Best Buy: A Painful Second Quarter
Electronics retailer Best Buy reported a 30 percent drop in its second-quarter profits. CEO Brian Dunn attributed the decline to U.S. consumers cutting back, leading to the fifth straight quarterly decline in same-store sales at Best Buy locations open at least 14 months. The retailer also lowered its full-year earnings forecast. While Best Buy derives the lion’s share of sales from its nearly 1,100 stores, it has been working to bolster its online presence to better compete against Amazon.com and other e-tailers. Dunn is also counting on the holiday season to boost sales of some mobile electronics, such as tablets, where it has been gaining market share.
Société Générale: Becoming More Petite
French bank Société Générale unveiled plans to sell $5.4 billion in assets to shore up its capital base. The bank’s share price fell more than 50 percent this summer, reflecting investor concerns that Europe’s sovereign debt crisis could undermine the financial stability of the Continent’s banks. Société Générale will unload parts of its corporate- and investment-banking businesses, including a U.S. unit that finances commercial real estate. Rating firm Moody’s downgraded the French lender a day after the announcement.
Volkswagen: Lawsuits Derail Merger
Volkswagen is taking a timeout from its buying spree after suffering setbacks in its effort to become the world’s largest automaker. The German carmaker is putting its planned merger with Porsche on hold because of pending lawsuits over accusations Porsche’s management misled investors during its failed attempt to buy VW three years ago. Porsche has repeatedly denied wrongdoing in those suits. Meanwhile, Japan’s Suzuki wants to cut ties with VW as their 20-month partnership was plagued with infighting and failed to yield a single project.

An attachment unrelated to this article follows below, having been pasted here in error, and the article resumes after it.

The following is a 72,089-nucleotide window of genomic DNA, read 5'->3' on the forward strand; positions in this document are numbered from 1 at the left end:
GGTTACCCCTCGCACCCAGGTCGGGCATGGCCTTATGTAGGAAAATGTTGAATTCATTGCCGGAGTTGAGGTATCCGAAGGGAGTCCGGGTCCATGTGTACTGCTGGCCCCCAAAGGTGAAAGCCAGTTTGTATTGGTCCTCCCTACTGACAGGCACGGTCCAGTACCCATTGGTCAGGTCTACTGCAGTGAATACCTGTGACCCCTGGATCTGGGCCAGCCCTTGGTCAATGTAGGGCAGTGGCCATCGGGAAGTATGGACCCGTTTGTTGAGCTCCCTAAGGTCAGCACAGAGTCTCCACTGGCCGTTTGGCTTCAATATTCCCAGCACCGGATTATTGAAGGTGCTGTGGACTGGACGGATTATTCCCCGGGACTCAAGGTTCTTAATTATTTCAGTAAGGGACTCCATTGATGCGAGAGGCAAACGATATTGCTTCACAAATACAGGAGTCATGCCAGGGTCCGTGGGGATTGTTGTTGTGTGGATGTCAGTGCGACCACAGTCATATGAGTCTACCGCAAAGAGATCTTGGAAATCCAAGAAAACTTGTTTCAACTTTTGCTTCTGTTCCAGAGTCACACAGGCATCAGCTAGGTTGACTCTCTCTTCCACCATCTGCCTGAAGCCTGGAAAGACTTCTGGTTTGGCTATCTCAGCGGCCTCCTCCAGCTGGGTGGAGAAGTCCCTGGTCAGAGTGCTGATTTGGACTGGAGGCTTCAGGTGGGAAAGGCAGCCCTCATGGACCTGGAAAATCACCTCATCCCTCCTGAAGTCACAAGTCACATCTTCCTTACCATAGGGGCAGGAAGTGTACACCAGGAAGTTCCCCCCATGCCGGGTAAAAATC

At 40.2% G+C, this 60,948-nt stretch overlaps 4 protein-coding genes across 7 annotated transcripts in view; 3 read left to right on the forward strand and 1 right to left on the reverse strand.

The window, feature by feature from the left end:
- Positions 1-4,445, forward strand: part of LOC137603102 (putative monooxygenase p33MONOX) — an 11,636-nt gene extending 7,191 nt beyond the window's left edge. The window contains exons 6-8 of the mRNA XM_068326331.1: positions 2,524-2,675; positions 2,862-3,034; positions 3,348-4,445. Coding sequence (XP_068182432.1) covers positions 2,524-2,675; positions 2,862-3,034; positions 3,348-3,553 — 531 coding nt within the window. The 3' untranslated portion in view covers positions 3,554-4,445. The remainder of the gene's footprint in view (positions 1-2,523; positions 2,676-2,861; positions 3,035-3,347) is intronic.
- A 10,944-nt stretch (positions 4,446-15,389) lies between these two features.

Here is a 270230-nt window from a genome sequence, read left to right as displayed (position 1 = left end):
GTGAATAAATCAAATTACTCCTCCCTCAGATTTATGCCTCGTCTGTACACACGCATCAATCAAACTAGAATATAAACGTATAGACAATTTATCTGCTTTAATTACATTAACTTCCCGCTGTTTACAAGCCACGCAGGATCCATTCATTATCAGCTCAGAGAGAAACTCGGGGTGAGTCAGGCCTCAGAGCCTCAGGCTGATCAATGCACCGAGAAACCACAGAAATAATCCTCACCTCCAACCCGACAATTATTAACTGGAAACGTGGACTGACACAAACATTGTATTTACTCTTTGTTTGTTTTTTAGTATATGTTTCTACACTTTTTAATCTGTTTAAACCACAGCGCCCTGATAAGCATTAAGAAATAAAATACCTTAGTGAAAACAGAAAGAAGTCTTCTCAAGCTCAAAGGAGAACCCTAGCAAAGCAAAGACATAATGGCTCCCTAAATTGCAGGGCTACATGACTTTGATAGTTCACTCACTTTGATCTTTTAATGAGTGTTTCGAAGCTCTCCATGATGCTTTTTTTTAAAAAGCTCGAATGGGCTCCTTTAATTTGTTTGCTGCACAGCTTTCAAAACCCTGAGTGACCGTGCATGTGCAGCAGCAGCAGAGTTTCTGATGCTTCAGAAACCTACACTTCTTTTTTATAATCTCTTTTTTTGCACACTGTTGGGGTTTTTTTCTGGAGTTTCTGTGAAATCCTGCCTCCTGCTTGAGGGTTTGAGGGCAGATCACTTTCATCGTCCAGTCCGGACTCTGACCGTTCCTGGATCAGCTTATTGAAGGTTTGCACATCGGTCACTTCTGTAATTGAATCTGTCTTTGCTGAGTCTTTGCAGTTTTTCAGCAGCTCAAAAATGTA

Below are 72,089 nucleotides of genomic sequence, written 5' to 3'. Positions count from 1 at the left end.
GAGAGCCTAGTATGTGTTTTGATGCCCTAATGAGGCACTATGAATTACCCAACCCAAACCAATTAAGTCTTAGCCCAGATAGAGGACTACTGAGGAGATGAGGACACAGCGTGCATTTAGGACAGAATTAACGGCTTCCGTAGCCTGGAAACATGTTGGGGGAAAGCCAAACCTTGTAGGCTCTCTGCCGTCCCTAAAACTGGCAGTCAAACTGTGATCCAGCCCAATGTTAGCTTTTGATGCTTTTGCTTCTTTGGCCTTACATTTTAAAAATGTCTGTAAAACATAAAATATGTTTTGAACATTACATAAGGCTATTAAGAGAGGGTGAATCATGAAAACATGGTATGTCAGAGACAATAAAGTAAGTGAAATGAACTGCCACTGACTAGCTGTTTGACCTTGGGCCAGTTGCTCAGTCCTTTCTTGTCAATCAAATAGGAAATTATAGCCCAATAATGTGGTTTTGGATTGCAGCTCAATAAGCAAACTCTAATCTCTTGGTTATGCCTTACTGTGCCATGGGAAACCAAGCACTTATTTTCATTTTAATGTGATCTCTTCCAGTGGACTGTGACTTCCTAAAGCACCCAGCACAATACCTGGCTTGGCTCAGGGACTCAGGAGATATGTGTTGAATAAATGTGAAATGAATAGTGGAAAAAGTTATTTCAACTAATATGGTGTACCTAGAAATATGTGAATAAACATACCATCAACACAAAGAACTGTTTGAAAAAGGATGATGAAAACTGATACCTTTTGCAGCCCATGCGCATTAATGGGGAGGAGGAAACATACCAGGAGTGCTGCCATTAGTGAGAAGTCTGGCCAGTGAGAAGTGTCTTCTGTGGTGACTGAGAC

Maersk: A ‘Conveyer Belt’ for Cargo
Maersk, the world’s largest container shipper, will begin offering a daily “conveyer belt” of ships between Asia and Northern Europe to improve the on-time delivery of goods. Currently, nearly half of the Danish company’s shipments arrive late, which can cause problems for clients that keep low inventories. The new system will use 70 ships to travel via the Panama Canal to connect China and Malaysia with Britain, the Netherlands, and Germany. Maersk is promising partial refunds on delayed cargo.
Quantas: Aussies Set Sights on China
Australia’s Qantas Airways is counting on five company-owned carriers to attract customers in China as it redirects resources away from Europe. Its international business loses more than $200 million a year. The airline already has three units operating in Asia and is launching a premium carrier in Southeast Asia and a budget venture in Japan. The strategy centers on China, a market 60 times bigger than Australia. Qantas will buy as many as 110 new narrowbody planes from Airbus for Asian routes.